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Gas supply concerns in Europe put US at center stage as flexible LNG supplier


US LNG exports at full tilt in 2022, averaging 12.4 Bcf/d

Demand from European utilities ups US FID priospects

Domestic, global demand fail to trigger US production

  • Author
  • J Robinson
  • Editor
  • Richard Rubin
  • Commodity
  • LNG Natural Gas

As Western Europe looks to wean itself from reliance on Russian natural gas, a turn toward US supply could spark a bull-market cycle for the domestic market, lending support to developers and producers.

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In February, nearly three-quarters of US LNG exports cargoes are now destined for Europe, incentivized by high prices. At the continent's benchmark Dutch TTF hub, supply concerns have lifted prompt-month gas prices to over $26/MMBtu this month. In Feb. 24 trading, as Russia launched its invasion of Ukraine, gas prices there surged to over $37/MMBtu, data from S&P Global Platts showed.

High prices and tight supply globally have kept US LNG export terminals operating at full tilt this year. Since the start of January, feedgas demand at US terminals has averaged a record-high 12.4 Bcf/d, bolstered by new capacity at Cheniere Energy's Sabine Pass Train 6 and Venture Global's Calcasieu Pass terminal.

With current export capacity maxed out, analysts say there's little Europe can do to attract more US gas supply in the short term – absent the unlikely possibility of a new policy mandate from the US government. Longer term, though, growing security and supply concerns in Europe could spark more interest in the US as an alternative supplier.

Europe hasn't looked favorably on LNG given its heavy carbon footprint, but that could change in the wake of the current crisis, said Ross Wyeno, S&P Global Platts Analytics lead analyst for LNG Americas.

"Even before the Russia-Ukraine conflict escalated, there was already a strong uptick in contracting for US LNG exports," Wyeno said Feb. 25 by telephone.

"We were expecting three to five facilities to reach a final investment decision in 2022. Given the conflict – which is encouraging gas buyers to look for supply outside of Russia – it raises the prospect of FIDs even further," he said.

Tellurian's Driftwood LNG project in Louisiana is among the prime contenders for an FID this year, according to Wyeno. Leslie Palti-Guzman, co-founder and CEO at GasVista, also sees Driftwood as a potential candidate for FID in 2022. Earlier this month, Tellurian Executive Chairman Charif Souki said that the project would begin construction by April, regardless of the financing status for its first phase of development.

Both Wyeno and Palti-Guzman agreed that Venture Global's second LNG project, Plaquemines LNG, would also be major contender for FID in 2022.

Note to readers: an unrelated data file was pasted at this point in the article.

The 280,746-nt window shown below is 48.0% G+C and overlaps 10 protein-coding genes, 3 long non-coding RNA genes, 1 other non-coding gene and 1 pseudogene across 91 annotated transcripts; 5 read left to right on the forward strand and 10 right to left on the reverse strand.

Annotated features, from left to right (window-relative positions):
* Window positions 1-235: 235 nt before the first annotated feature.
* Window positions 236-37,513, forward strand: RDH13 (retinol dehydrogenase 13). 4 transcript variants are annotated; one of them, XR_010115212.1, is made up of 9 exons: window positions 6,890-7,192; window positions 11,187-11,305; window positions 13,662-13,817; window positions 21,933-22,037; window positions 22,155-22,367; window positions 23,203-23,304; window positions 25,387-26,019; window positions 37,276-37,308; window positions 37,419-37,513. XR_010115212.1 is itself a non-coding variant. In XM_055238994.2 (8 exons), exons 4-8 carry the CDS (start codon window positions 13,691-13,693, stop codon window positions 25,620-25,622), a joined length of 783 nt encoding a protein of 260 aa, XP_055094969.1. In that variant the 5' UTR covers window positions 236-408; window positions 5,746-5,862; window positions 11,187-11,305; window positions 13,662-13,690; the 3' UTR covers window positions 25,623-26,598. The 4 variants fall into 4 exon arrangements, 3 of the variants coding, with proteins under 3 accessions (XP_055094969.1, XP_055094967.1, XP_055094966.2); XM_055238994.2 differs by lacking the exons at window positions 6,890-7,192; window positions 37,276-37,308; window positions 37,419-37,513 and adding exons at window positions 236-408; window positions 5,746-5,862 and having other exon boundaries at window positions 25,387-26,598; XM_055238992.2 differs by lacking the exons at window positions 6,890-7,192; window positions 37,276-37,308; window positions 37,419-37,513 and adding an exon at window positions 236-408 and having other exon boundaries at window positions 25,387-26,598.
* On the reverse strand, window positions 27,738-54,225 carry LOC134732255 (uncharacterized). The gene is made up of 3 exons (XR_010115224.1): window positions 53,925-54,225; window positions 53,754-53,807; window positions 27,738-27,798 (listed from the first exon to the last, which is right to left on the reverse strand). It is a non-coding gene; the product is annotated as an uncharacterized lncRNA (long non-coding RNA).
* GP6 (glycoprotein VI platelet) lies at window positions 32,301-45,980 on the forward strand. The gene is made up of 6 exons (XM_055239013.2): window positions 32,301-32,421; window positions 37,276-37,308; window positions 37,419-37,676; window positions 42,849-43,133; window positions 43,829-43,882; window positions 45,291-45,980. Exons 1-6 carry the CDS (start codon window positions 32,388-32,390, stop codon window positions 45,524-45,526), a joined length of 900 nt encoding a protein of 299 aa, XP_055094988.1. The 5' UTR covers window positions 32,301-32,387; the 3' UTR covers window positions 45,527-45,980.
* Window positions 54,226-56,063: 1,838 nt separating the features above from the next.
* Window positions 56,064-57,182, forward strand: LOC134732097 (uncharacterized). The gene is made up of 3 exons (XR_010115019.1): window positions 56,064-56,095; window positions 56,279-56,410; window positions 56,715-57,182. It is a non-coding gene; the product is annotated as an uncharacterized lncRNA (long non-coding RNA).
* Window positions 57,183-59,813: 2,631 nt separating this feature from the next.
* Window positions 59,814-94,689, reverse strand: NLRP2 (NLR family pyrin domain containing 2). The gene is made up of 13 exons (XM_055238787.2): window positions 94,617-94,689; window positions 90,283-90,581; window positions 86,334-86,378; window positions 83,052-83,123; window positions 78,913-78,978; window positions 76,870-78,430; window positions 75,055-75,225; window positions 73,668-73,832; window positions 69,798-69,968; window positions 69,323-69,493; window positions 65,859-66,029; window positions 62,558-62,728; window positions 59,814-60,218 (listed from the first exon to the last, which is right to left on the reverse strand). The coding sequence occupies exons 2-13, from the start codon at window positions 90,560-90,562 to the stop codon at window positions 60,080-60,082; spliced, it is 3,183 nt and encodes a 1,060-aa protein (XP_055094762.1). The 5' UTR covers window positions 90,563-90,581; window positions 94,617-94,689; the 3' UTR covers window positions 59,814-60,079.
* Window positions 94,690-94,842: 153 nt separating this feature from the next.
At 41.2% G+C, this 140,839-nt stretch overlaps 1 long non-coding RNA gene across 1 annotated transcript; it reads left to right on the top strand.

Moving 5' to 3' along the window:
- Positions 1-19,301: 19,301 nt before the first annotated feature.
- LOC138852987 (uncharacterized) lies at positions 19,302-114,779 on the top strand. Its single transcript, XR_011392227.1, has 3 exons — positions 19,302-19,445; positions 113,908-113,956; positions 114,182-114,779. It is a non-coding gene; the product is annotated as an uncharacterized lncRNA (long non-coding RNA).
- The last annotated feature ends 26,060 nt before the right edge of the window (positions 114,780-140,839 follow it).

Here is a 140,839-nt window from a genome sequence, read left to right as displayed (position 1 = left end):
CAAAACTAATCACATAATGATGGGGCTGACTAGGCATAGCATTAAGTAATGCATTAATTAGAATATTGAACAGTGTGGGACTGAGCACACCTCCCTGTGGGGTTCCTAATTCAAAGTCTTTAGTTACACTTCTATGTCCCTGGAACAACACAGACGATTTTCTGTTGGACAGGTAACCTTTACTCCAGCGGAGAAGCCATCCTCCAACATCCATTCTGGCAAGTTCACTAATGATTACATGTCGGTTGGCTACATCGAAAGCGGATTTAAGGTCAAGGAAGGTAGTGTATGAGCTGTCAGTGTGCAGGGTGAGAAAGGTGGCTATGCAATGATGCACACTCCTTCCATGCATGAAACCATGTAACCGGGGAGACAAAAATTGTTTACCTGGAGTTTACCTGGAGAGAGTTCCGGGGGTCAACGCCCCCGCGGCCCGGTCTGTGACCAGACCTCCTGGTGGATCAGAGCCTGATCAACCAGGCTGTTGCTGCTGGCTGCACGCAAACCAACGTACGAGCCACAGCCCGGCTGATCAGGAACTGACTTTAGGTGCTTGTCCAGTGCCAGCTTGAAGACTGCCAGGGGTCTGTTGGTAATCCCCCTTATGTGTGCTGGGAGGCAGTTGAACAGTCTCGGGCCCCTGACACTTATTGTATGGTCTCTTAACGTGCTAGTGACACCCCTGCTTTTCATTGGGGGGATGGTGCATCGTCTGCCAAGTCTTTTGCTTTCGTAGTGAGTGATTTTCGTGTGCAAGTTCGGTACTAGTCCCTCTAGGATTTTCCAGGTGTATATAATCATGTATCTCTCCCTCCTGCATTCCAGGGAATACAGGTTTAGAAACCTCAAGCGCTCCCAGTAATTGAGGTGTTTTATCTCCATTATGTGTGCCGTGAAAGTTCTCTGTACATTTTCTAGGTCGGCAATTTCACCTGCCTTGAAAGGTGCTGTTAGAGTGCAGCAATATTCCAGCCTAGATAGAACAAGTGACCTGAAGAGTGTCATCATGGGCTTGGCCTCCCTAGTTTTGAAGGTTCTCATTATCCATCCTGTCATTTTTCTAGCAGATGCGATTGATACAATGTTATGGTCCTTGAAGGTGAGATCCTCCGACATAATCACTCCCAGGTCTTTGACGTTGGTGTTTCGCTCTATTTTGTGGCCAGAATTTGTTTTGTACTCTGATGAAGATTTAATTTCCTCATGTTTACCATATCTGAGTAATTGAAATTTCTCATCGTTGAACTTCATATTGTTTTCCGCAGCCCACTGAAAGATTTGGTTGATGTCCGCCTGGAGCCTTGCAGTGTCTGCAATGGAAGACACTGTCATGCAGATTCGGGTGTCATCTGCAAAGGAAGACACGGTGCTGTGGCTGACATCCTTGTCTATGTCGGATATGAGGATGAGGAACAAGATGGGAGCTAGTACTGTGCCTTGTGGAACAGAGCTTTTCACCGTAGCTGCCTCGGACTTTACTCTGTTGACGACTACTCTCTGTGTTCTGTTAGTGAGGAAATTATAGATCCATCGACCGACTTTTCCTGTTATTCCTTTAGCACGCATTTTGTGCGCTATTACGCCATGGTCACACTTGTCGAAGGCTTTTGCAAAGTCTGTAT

"I think there will be new long-term contracts with European utilities following this crisis" Palti-Guzman said Feb. 25 by telephone. "The discussions had already started this summer, but it could take more time to finalize those deals."

US market

While the US gas market could remain largely insulated from the Russia-Ukraine conflict over the short term, new supply requirements in Europe might shift the market environment for domestic producers longer term, especially as the global market ups the call on flexible suppliers like the US.

"There's been so much pressure on green gas and ESG and there's been a kind of wait-and-see approach on what the Biden administration will do," Palti-Guzman said.

After approaching a prior record high in December, US gas output has stumbled into the new year, despite strong demand for new drilling and production.

In late 2021, US output briefly topped 96 Bcf/d but tumbled precipitously in early January and has since suffered a series of setbacks from freeze-offs in the Permian Basin, the Denver-Julesburg, the Bakken and Appalachia. On Feb. 25, production was estimated at just 91.9 Bcf/d, Platts Analytics data showed.

Tight supply in the upstream has been magnified by flagging storage levels this winter. In its latest report, the US Energy Information Administration estimated US inventory at 1.782 Tcf as of the week ended Feb. 18 – a nearly 215 Bcf deficit to the prior five-year average, EIA data showed.

The shortfall in domestic supply has lifted benchmark US gas prices into the $4 to $5 range for much of this winter – a strong price signal that historically would have triggered an increase in shale production which has failed to materialize this time around .

"The market signals are there," Palti-Guzman said. "If investors want to come back and back up US shale gas, there's plenty of it there."